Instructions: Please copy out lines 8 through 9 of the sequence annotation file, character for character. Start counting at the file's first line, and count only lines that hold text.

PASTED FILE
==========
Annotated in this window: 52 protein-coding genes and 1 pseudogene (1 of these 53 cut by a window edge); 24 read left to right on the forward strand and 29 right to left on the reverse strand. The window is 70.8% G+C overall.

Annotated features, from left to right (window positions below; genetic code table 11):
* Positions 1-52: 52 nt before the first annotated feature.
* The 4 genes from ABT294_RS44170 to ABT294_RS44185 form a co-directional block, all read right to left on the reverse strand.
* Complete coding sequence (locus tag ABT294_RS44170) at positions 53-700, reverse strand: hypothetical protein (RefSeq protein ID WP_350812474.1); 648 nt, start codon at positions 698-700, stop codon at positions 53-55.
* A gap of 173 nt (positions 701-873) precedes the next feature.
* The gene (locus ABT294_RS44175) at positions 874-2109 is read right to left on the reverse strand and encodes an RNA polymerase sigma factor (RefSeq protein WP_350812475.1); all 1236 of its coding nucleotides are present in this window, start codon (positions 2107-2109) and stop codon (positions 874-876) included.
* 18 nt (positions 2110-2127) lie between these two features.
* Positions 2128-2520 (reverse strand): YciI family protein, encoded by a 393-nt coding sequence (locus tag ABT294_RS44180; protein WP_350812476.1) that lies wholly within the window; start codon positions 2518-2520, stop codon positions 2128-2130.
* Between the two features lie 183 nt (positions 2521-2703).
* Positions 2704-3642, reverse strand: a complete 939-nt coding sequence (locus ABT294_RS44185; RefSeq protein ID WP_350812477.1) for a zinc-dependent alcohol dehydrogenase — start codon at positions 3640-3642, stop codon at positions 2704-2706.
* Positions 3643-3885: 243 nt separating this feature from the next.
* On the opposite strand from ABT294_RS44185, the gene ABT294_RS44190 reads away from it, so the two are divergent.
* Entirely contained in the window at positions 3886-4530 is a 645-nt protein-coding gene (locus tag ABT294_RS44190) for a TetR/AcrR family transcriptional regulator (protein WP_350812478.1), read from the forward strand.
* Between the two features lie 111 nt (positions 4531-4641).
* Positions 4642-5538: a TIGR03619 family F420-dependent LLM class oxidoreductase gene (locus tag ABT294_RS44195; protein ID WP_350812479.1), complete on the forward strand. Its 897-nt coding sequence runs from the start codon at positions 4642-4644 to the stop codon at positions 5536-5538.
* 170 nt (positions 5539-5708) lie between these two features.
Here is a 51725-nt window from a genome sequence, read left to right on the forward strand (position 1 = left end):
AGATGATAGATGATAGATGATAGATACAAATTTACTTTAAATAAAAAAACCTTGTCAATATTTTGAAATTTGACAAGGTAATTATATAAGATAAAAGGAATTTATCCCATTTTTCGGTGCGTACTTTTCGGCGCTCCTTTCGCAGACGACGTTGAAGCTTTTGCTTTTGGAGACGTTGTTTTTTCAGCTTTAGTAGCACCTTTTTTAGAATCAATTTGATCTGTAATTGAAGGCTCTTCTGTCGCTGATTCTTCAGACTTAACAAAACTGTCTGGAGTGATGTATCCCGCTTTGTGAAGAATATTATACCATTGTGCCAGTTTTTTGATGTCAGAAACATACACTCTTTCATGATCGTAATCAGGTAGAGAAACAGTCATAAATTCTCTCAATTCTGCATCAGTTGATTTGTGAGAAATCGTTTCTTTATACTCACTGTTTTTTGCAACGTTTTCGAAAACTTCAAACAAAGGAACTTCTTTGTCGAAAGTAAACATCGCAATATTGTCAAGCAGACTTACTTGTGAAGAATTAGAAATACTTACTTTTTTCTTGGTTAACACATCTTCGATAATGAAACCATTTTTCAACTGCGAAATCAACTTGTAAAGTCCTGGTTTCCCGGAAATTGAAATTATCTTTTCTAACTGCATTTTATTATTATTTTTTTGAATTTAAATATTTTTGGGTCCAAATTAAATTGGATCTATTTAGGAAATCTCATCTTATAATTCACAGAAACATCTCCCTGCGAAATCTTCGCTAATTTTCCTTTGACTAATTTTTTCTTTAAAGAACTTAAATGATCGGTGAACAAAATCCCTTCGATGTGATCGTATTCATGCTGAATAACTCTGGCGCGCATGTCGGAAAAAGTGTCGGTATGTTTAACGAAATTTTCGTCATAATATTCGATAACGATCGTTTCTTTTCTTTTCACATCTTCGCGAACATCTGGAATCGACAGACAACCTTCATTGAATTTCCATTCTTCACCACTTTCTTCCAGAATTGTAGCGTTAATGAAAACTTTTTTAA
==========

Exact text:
* 18 nt (positions 2110-2127) lie between these two features.
* Positions 2128-2520 (reverse strand): YciI family protein, encoded by a 393-nt coding sequence (locus tag ABT294_RS44180; protein WP_350812476.1) that lies wholly within the window; start codon positions 2518-2520, stop codon positions 2128-2130.